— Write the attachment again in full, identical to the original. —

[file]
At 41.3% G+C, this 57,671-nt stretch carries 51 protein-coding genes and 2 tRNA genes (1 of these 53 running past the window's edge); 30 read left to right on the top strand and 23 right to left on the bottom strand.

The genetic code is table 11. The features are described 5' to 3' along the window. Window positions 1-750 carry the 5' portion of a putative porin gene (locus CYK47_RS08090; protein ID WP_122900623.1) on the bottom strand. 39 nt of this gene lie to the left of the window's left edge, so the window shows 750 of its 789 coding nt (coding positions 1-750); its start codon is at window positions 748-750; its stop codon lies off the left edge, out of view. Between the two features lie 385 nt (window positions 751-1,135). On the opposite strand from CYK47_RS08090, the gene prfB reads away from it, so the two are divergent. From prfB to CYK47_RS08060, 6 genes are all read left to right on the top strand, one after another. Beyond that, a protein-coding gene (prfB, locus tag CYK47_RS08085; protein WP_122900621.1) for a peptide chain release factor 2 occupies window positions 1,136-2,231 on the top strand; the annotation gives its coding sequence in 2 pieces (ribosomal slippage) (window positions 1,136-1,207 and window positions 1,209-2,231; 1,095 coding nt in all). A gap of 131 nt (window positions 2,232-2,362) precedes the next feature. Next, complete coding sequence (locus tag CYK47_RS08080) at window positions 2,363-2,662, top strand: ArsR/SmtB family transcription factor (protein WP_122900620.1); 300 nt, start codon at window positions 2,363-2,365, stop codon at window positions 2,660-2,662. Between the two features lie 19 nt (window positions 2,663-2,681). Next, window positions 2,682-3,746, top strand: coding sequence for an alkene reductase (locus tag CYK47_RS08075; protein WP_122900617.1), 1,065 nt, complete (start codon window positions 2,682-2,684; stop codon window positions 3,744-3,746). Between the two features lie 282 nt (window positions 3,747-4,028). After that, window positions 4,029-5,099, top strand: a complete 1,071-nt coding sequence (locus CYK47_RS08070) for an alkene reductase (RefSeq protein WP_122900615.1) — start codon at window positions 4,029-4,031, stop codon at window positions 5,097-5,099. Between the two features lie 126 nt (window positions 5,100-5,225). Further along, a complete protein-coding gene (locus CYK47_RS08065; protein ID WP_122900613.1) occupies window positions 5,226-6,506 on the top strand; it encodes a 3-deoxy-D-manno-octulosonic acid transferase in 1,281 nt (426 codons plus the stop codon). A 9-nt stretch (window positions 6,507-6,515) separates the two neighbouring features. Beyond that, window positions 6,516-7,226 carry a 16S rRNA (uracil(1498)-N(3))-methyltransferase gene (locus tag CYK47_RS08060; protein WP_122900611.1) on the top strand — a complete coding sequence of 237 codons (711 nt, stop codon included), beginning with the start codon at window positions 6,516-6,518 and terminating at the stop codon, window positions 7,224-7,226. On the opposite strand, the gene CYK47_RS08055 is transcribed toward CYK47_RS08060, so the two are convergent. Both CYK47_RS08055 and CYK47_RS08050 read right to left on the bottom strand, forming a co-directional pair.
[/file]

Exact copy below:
At 41.3% G+C, this 57,671-nt stretch carries 51 protein-coding genes and 2 tRNA genes (1 of these 53 running past the window's edge); 30 read left to right on the top strand and 23 right to left on the bottom strand.

The genetic code is table 11. The features are described 5' to 3' along the window. Window positions 1-750 carry the 5' portion of a putative porin gene (locus CYK47_RS08090; protein ID WP_122900623.1) on the bottom strand. 39 nt of this gene lie to the left of the window's left edge, so the window shows 750 of its 789 coding nt (coding positions 1-750); its start codon is at window positions 748-750; its stop codon lies off the left edge, out of view. Between the two features lie 385 nt (window positions 751-1,135). On the opposite strand from CYK47_RS08090, the gene prfB reads away from it, so the two are divergent. From prfB to CYK47_RS08060, 6 genes are all read left to right on the top strand, one after another. Beyond that, a protein-coding gene (prfB, locus tag CYK47_RS08085; protein WP_122900621.1) for a peptide chain release factor 2 occupies window positions 1,136-2,231 on the top strand; the annotation gives its coding sequence in 2 pieces (ribosomal slippage) (window positions 1,136-1,207 and window positions 1,209-2,231; 1,095 coding nt in all). A gap of 131 nt (window positions 2,232-2,362) precedes the next feature. Next, complete coding sequence (locus tag CYK47_RS08080) at window positions 2,363-2,662, top strand: ArsR/SmtB family transcription factor (protein WP_122900620.1); 300 nt, start codon at window positions 2,363-2,365, stop codon at window positions 2,660-2,662. Between the two features lie 19 nt (window positions 2,663-2,681). Next, window positions 2,682-3,746, top strand: coding sequence for an alkene reductase (locus tag CYK47_RS08075; protein WP_122900617.1), 1,065 nt, complete (start codon window positions 2,682-2,684; stop codon window positions 3,744-3,746). Between the two features lie 282 nt (window positions 3,747-4,028). After that, window positions 4,029-5,099, top strand: a complete 1,071-nt coding sequence (locus CYK47_RS08070) for an alkene reductase (RefSeq protein WP_122900615.1) — start codon at window positions 4,029-4,031, stop codon at window positions 5,097-5,099. Between the two features lie 126 nt (window positions 5,100-5,225). Further along, a complete protein-coding gene (locus CYK47_RS08065; protein ID WP_122900613.1) occupies window positions 5,226-6,506 on the top strand; it encodes a 3-deoxy-D-manno-octulosonic acid transferase in 1,281 nt (426 codons plus the stop codon). A 9-nt stretch (window positions 6,507-6,515) separates the two neighbouring features. Beyond that, window positions 6,516-7,226 carry a 16S rRNA (uracil(1498)-N(3))-methyltransferase gene (locus tag CYK47_RS08060; protein WP_122900611.1) on the top strand — a complete coding sequence of 237 codons (711 nt, stop codon included), beginning with the start codon at window positions 6,516-6,518 and terminating at the stop codon, window positions 7,224-7,226. On the opposite strand, the gene CYK47_RS08055 is transcribed toward CYK47_RS08060, so the two are convergent. Both CYK47_RS08055 and CYK47_RS08050 read right to left on the bottom strand, forming a co-directional pair.